Burial plot thickens
A LOVE for the country and nature at Salt Box on China Camp near Wujal Wujal has led one man to write a letter requesting his own burial on the land.
Louie, who originates from Hungary, first came to Salt Box in 1978 and lived on a homestead while mining for gold and later returned and has spent the last 20 years teaching his family his love for the land.
The Burungu Aboriginal Corporation (BAC) who manage the land have given permission for Louie to be buried on their holdings and director Colin “CJ” Fischer said his mother would have accepted his request.
“He was a prospector, a gold miner who loves the country and raised all the kids up here on the land so people love the land like that - mum (passed elder Polly Fischer) had a lot of respect for that,” she said.
“Because we can relate to that in what this country and land does for everyone, we have got that connection to it, it’s very strong.
“We adopted one of his sons into the community, so they are kind of like family now because they live in the area, we all respect the old guy, he is larger than life and not going slowly.”
Cairns Regional Council accepted the request for Louie’s burial at Salt Box, where he built his home, only if he received approval from the land trust owners.
It is on the Jabalbina Yalanji land trust and after a meeting, the Jabalbina Yalanji Aboriginal Corporation (JYAC) refused his request.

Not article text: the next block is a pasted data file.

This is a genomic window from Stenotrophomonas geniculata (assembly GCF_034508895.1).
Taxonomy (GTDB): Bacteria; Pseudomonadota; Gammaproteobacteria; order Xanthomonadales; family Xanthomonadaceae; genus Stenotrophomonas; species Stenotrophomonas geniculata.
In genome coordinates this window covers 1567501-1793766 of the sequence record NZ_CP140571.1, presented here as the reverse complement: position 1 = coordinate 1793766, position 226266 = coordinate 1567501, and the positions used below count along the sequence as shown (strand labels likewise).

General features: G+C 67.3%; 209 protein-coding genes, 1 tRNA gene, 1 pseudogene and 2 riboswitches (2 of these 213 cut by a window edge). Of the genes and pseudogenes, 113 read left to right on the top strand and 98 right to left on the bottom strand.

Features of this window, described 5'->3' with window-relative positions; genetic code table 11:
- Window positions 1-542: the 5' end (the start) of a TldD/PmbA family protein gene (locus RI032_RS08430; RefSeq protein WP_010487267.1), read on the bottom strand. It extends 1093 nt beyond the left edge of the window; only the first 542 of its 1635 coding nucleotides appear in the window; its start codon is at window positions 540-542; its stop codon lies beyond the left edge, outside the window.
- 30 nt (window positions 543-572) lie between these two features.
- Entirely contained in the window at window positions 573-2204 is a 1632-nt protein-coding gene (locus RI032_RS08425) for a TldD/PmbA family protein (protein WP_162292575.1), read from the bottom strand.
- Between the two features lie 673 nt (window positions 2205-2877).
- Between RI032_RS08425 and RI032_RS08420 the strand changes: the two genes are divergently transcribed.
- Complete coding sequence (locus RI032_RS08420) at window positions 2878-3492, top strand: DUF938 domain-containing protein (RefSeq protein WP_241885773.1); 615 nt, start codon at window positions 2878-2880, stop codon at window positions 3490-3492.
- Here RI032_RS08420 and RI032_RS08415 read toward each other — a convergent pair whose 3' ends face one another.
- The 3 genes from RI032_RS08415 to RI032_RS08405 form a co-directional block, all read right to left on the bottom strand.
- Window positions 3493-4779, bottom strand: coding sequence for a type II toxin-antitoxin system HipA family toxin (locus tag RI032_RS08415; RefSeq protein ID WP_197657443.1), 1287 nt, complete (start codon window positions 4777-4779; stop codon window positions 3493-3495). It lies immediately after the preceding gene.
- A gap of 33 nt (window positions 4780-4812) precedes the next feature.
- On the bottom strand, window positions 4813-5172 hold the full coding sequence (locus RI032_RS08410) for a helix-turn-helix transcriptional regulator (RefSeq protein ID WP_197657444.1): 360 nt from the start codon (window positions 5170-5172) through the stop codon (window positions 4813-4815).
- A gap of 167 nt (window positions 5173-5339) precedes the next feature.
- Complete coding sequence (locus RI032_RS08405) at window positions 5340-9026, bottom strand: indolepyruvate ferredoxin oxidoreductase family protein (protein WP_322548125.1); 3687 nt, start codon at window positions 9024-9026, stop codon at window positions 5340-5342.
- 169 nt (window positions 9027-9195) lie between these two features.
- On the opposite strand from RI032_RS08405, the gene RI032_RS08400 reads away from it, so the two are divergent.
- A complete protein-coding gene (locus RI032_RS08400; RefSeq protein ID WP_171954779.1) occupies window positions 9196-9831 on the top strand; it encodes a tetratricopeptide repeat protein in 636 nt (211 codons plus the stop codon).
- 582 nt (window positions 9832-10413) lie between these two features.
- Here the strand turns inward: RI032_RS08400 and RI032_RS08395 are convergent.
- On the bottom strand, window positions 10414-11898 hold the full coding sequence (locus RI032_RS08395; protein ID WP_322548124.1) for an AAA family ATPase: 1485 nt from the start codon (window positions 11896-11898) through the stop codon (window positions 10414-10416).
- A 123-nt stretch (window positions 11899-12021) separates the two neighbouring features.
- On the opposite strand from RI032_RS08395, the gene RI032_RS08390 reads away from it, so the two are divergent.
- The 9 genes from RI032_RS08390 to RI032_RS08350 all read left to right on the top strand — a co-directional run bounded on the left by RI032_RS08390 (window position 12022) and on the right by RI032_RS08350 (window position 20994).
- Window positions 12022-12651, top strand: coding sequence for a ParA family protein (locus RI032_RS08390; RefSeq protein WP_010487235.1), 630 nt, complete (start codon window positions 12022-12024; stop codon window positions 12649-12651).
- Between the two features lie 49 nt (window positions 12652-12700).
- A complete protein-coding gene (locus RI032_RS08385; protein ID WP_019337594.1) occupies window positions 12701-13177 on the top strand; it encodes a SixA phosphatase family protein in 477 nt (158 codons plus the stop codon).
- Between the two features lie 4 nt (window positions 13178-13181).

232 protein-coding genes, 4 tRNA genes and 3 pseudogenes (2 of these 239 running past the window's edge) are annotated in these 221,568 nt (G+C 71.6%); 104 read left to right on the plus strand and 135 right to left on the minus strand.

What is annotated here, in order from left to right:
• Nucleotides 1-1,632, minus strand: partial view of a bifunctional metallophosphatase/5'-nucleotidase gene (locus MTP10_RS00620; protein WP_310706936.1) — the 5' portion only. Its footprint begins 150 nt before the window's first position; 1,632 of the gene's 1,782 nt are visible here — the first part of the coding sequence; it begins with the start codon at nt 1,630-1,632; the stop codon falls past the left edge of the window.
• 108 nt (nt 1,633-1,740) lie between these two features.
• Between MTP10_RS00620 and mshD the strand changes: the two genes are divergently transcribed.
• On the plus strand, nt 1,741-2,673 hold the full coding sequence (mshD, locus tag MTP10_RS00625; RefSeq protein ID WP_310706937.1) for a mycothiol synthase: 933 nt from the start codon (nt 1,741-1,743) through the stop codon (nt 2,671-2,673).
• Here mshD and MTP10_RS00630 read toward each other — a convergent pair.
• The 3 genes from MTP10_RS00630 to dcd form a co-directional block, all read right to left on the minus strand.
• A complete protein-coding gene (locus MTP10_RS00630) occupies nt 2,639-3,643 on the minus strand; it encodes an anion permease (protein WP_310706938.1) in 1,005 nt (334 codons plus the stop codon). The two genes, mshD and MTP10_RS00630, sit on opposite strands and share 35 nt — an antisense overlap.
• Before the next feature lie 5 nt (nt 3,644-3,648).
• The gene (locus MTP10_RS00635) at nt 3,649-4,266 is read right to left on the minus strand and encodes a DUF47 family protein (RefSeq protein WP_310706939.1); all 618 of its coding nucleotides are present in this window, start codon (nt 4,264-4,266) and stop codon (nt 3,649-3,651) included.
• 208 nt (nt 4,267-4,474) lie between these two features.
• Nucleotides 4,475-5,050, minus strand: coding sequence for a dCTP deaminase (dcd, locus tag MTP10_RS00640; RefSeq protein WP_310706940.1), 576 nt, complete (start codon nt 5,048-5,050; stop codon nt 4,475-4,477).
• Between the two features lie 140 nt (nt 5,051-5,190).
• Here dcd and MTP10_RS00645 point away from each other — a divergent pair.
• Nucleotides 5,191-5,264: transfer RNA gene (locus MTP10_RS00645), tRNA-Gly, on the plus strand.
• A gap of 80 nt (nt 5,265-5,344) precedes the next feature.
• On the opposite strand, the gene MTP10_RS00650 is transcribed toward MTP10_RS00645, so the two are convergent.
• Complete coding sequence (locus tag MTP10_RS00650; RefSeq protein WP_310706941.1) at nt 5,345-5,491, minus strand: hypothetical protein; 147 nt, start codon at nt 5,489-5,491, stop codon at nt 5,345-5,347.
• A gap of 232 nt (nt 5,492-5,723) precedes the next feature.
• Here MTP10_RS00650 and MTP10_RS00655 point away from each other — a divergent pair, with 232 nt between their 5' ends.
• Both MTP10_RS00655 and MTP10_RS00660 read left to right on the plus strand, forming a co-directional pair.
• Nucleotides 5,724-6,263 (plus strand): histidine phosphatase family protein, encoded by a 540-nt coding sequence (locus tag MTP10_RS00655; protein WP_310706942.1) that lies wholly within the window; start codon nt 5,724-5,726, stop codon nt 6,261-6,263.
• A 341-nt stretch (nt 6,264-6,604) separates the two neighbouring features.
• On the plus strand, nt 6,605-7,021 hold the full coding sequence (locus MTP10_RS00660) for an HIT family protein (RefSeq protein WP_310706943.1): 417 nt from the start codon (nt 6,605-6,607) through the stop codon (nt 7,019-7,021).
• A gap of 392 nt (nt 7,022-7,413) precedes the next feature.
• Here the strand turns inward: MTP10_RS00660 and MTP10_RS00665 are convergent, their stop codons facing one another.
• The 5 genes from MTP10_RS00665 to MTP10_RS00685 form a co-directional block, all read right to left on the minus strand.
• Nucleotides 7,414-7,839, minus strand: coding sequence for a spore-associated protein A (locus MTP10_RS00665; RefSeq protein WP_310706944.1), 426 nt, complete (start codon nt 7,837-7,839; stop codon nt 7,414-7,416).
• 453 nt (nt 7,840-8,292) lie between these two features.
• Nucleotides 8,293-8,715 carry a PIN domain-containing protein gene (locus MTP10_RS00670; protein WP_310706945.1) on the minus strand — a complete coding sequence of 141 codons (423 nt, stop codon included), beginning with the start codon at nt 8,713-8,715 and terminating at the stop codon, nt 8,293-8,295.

Land managed by the BAC is part of the Jabalbina Yalanji land trust but it has been leased on a 99-year grazing lease and Louie’s preferred location of burial at the Salt Box was outside of this lease.
A JYAC spokesperson told the Gazette Louie does not have tenancy rights and has basically been squatting for 30 years but will allow his ashes to be scattered on the land or for him to be buried on BAC’S lease.
The decision is up to Louie now if he wants his ashes to be scattered on the land he has called home for the past three decades, or if he is to be buried on the land in a different area. A COMMUNITY garden has struck a chord with Port Douglas’s top musicians and they have donated their time to produce a CD to raise funds for the vegetable garden in Mowbray Street.
One of the chief organisers of bringing the musicians together Kevin “K-star” Eldridge, with the help of producer Larry Cash, said the CDS arrive tomorrow just in time for Christmas.
“The music created by people such as Frank Frikker, Kim Hurley, Clancy and others have put down 11 tracks that is best described as easy-listening music,” K-star said.
“It is very uplifting music and has a number of native sounds and is very easy on the ear and everyone is sure to like it.”
The community garden project has involved a number of people during the past four years with the Port Douglas Neighbourhood Centre’s Tanya Morris a driving force behind getting the project up and running.
“We are getting closer
to making this garden a reality and the council only signed off on it recently and it should bear fruit in the New Year,” K-star said.
“We are also grateful to the Mayor’s discretionary fund for giving us funding to allow us to produce the CD with minimal cost and with the musicians donating their time we have been able to keep the costs down and will be able to sell the CDS for just $10.”
To order your copy of the CD which can be delivered before Christmas call K-star on 0434 372 040.
Rock on: K-star entertains the Cubby House kids